I am inspired by the quality of writers and writing represented in Oxford. The people who attended have a passion for their work, a passion for storytelling, and they are committed to seeing the writing process through to being published. All of them, every single one. They were all anxious, but eager to pitch their projects to the eleven agents and editors/publishers at the Pitch Fest.
I am uplifted by the positivism shown by the presenters in light of a publishing industry in turmoil. Things are rapidly changing on all fronts in the book world. Davis Kidd in Nashville is closing. Barnes and Noble is up for sale. Independents are evaporating at the rate of 20% a year. Three days ago, the New York Times announced that there is now a best-seller list for e-books. David Magee says that hardcover books are the most romantic things in the world, and I agree, but we’re moving to electronic readers — the Kindle, the Nook, the IPad. We must embrace that; these are opportunities, not evils. The death of a book does not mean the death of literature.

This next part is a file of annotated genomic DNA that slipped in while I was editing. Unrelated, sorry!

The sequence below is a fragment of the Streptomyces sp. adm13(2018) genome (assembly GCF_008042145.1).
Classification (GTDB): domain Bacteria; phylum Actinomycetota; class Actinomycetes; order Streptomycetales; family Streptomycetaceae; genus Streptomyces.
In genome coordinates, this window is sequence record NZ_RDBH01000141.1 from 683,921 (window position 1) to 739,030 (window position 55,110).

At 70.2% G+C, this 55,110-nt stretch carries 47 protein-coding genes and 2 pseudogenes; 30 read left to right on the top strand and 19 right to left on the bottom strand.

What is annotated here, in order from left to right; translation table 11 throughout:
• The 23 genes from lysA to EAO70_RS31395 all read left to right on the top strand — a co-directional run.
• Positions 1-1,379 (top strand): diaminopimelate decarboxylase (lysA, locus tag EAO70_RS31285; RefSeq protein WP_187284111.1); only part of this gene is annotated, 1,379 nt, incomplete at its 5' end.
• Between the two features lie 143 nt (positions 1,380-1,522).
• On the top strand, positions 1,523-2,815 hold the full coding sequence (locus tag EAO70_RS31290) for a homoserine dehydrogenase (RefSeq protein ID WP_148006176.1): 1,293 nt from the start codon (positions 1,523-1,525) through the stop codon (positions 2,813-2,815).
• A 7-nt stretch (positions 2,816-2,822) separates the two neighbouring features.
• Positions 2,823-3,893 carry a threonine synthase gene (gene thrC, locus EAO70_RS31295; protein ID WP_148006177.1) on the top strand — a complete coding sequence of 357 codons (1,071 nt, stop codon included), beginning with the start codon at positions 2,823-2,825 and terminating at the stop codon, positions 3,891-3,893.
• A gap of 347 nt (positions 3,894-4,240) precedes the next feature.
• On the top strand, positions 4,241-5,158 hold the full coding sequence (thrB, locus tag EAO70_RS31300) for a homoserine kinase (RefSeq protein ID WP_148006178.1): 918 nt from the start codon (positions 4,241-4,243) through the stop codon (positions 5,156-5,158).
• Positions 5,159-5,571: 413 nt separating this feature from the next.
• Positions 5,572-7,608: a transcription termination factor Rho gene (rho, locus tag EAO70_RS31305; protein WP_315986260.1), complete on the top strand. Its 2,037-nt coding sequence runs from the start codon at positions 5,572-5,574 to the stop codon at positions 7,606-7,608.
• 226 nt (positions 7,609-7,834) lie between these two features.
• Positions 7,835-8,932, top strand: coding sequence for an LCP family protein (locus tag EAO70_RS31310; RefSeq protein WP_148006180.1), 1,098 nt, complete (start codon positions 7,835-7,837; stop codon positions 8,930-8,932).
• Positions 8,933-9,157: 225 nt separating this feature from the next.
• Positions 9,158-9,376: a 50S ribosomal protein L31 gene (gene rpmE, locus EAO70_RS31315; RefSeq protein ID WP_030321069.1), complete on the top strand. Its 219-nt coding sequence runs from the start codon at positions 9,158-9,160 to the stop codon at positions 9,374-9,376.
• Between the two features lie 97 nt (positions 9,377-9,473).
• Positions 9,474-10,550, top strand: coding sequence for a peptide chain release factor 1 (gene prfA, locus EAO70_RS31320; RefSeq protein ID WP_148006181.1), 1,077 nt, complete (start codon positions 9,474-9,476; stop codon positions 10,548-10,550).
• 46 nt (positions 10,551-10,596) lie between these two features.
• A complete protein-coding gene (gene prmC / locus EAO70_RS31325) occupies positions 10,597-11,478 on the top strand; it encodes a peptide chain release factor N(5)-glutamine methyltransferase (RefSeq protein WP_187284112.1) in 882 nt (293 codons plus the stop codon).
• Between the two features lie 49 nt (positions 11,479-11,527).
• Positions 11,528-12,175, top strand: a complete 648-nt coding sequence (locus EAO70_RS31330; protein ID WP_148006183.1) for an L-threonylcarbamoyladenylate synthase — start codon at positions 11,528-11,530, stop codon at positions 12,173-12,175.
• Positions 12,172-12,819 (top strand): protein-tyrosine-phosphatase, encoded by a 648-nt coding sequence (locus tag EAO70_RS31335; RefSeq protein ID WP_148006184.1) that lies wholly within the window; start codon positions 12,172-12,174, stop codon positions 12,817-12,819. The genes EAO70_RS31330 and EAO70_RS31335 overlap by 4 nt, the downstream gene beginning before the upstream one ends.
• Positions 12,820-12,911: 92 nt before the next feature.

I am assured that in one venue or another in this changing industry, all the concepts and stories that went to Ole Miss for a four-day conference and floated on air waves above leaves crunching on campus sidewalks and sidewalks on the Square downtown, in Off-Square Books above a sleeping Mamacita — all will find a home.